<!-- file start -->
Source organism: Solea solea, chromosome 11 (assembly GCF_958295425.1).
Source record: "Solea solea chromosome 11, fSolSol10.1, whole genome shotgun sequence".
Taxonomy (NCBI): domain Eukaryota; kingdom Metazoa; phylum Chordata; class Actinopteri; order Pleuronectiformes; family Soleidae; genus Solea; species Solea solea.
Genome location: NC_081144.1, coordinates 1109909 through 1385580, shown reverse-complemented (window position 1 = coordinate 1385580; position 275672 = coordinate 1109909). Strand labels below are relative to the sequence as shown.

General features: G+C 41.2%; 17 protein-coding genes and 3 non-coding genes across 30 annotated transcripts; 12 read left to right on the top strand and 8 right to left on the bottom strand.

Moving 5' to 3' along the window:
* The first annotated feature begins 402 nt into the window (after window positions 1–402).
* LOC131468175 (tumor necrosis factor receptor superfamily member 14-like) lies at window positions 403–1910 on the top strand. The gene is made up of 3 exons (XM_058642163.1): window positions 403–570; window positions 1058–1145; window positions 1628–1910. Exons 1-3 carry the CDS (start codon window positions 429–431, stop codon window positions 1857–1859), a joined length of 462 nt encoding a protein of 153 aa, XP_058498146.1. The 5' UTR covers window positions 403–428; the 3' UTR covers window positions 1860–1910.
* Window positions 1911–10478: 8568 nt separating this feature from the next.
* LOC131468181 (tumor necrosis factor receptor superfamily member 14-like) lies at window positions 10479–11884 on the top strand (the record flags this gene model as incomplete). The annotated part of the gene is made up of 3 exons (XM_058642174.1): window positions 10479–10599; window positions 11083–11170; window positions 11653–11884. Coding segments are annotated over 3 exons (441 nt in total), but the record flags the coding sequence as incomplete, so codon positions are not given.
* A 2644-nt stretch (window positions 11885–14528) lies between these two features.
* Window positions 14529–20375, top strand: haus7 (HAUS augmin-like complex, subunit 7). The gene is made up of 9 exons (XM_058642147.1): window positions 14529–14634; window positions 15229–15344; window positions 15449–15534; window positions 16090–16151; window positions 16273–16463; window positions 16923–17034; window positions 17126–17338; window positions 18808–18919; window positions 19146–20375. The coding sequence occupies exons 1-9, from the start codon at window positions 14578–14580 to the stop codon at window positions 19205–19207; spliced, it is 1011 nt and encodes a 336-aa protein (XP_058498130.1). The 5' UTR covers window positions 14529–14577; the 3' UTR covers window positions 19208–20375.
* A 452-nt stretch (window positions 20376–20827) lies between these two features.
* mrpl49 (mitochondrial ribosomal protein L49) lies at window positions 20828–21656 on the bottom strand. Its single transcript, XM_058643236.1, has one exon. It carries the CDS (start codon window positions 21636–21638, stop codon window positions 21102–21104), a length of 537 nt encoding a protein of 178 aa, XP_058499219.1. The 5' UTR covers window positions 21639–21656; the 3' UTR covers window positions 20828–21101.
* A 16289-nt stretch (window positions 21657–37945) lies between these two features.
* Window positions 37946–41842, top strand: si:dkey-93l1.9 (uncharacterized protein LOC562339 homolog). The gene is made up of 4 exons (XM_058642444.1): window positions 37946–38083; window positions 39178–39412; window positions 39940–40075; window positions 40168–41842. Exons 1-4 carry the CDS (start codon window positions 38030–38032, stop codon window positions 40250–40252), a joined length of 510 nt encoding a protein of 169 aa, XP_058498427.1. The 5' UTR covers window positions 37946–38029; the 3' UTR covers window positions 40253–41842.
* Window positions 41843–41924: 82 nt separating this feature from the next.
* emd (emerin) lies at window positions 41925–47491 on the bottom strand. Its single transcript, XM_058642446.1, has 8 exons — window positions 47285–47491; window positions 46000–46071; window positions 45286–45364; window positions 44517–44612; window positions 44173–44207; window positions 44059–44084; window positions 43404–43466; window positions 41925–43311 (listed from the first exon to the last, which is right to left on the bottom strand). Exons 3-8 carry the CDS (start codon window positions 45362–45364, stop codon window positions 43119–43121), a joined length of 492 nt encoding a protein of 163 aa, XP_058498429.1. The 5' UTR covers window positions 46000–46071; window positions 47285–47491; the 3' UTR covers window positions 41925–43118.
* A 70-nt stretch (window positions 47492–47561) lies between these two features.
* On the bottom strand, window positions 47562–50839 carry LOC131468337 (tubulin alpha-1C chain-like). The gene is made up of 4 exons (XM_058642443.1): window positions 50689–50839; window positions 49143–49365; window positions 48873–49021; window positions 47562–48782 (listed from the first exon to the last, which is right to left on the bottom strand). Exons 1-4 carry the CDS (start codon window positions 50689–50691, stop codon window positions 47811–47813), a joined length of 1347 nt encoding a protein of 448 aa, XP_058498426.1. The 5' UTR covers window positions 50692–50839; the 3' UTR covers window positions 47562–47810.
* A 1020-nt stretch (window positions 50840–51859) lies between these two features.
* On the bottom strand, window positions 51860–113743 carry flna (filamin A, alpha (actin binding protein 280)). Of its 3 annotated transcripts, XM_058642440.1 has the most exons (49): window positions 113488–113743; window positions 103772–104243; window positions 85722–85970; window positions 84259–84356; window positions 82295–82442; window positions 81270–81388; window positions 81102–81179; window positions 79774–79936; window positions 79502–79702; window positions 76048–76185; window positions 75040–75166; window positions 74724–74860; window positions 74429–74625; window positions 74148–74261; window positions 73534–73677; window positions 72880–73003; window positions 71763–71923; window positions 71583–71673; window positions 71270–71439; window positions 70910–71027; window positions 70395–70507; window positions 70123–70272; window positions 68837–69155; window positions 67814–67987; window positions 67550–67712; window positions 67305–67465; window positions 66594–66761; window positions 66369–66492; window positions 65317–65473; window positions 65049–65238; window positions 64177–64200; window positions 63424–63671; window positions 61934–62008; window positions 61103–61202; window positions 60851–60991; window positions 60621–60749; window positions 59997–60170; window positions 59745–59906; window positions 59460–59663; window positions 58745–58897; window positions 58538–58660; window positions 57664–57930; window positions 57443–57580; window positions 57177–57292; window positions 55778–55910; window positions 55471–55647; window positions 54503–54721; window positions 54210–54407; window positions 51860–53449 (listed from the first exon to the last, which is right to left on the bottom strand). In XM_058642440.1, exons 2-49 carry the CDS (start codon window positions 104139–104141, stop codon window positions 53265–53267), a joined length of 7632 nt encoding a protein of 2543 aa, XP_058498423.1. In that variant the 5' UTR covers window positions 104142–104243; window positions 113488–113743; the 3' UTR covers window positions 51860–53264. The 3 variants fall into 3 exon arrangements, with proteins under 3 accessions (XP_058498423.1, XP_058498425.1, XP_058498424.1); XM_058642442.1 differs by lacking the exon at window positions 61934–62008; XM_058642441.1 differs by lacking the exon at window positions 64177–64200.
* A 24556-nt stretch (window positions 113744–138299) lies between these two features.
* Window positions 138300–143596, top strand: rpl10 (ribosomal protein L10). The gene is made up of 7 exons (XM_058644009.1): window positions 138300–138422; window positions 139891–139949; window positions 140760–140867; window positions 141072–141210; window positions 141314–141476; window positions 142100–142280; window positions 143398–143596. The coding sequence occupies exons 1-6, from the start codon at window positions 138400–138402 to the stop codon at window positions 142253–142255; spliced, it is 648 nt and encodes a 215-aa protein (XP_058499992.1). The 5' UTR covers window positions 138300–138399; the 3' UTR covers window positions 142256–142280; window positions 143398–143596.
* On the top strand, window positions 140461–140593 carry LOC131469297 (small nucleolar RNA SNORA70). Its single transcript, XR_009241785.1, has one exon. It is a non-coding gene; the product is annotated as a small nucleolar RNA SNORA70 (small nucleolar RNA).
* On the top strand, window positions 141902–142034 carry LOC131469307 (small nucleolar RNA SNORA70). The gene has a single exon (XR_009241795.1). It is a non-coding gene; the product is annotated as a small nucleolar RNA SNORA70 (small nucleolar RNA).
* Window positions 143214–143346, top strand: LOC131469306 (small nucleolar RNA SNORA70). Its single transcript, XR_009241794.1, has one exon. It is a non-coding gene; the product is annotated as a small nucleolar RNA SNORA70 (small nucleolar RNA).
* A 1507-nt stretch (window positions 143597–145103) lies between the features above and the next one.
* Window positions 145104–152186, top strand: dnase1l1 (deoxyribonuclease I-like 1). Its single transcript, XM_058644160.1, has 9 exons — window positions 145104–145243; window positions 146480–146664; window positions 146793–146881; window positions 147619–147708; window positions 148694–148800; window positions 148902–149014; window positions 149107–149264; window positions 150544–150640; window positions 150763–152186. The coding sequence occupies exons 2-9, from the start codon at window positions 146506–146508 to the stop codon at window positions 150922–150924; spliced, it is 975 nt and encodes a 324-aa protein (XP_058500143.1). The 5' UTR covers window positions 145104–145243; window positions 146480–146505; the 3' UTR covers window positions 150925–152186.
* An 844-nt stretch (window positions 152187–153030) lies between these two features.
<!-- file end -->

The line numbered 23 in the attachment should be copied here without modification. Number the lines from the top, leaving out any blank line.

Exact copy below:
* A 24556-nt stretch (window positions 113744–138299) lies between these two features.